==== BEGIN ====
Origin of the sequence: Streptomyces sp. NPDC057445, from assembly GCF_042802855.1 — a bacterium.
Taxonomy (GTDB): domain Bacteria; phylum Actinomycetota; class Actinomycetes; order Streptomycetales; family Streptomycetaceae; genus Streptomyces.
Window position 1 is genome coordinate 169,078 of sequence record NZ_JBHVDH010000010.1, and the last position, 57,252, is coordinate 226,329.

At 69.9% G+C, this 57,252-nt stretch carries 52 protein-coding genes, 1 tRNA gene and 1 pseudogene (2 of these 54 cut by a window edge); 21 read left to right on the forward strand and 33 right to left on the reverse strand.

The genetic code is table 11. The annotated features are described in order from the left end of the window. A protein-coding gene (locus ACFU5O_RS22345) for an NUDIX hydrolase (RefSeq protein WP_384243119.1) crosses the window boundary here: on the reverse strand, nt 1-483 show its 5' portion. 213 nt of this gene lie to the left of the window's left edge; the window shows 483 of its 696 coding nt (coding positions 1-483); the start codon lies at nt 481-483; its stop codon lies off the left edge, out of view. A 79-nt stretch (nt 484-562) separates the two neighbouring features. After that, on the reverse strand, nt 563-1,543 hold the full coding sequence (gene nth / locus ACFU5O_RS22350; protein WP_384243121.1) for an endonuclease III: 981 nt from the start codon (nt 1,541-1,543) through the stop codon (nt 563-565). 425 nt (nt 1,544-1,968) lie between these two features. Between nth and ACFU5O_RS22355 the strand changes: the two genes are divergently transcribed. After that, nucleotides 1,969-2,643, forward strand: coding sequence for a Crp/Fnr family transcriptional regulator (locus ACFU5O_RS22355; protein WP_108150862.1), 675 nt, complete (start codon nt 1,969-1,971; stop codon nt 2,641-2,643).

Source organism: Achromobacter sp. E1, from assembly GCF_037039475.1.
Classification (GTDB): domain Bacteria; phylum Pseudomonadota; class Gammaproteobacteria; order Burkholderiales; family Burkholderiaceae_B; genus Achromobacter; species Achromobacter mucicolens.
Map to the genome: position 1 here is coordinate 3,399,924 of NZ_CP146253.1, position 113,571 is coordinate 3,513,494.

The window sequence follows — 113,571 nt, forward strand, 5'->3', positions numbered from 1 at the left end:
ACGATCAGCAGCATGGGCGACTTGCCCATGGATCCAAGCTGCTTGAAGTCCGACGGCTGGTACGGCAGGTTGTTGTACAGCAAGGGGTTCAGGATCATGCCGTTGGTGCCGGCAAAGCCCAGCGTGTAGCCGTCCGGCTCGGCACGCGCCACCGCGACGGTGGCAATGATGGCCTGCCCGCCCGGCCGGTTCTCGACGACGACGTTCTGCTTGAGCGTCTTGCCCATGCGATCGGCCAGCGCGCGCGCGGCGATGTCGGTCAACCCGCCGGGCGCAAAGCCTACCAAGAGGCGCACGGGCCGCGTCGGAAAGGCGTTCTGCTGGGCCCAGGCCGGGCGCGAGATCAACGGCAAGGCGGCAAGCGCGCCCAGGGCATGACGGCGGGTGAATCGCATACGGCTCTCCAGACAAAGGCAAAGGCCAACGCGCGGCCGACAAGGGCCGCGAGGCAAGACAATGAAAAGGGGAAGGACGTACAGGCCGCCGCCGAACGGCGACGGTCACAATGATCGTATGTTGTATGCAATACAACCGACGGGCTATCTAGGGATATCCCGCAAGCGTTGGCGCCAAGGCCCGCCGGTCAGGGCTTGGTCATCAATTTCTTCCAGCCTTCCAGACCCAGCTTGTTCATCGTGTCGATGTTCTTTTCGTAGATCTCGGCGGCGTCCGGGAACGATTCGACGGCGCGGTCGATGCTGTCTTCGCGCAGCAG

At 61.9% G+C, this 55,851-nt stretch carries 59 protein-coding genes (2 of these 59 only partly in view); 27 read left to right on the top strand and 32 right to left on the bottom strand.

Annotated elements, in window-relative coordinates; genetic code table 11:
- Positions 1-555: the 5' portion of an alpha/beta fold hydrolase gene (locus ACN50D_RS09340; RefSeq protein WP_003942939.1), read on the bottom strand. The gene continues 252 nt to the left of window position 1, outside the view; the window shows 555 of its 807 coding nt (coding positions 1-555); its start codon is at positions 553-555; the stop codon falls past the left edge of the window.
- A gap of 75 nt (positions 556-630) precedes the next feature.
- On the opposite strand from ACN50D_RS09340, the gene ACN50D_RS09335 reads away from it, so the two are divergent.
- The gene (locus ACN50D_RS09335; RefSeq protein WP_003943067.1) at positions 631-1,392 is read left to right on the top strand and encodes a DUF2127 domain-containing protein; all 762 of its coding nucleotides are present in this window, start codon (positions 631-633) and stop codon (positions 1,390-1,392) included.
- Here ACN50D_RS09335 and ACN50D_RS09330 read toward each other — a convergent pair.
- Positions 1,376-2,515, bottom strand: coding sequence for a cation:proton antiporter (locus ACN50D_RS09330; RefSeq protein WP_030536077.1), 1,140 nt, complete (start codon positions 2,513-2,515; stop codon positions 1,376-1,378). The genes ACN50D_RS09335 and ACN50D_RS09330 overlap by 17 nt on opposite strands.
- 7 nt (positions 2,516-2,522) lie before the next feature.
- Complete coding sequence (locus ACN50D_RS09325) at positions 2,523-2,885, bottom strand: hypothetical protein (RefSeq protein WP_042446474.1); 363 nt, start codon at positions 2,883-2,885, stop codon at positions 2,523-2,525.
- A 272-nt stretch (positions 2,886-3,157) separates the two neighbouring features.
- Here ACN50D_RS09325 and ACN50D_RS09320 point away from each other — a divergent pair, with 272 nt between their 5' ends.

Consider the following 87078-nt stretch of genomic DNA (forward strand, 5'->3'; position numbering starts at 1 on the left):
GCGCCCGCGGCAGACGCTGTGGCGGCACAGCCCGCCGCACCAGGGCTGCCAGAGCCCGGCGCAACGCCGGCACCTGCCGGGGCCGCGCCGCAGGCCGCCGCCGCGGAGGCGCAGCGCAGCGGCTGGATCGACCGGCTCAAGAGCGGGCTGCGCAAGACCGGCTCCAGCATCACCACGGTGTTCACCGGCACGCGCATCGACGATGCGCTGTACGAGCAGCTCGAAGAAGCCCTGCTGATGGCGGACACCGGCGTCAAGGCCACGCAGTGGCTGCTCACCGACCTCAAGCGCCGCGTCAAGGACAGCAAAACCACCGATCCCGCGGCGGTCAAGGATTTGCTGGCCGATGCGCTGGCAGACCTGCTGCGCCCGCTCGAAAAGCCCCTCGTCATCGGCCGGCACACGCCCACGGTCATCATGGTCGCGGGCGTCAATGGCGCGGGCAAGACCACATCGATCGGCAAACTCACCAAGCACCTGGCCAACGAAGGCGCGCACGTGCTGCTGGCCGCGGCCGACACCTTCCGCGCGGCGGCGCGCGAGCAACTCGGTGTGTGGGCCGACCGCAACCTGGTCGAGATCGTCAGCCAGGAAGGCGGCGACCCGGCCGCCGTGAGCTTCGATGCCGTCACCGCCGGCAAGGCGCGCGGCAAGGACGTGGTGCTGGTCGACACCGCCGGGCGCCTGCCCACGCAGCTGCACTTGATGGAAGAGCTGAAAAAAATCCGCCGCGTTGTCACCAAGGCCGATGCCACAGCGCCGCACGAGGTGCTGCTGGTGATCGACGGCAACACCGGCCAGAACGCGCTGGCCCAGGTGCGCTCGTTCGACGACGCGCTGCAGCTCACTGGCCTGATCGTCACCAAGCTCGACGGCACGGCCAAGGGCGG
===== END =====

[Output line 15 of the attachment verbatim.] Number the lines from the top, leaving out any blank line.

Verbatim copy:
- On the opposite strand from ACN50D_RS09340, the gene ACN50D_RS09335 reads away from it, so the two are divergent.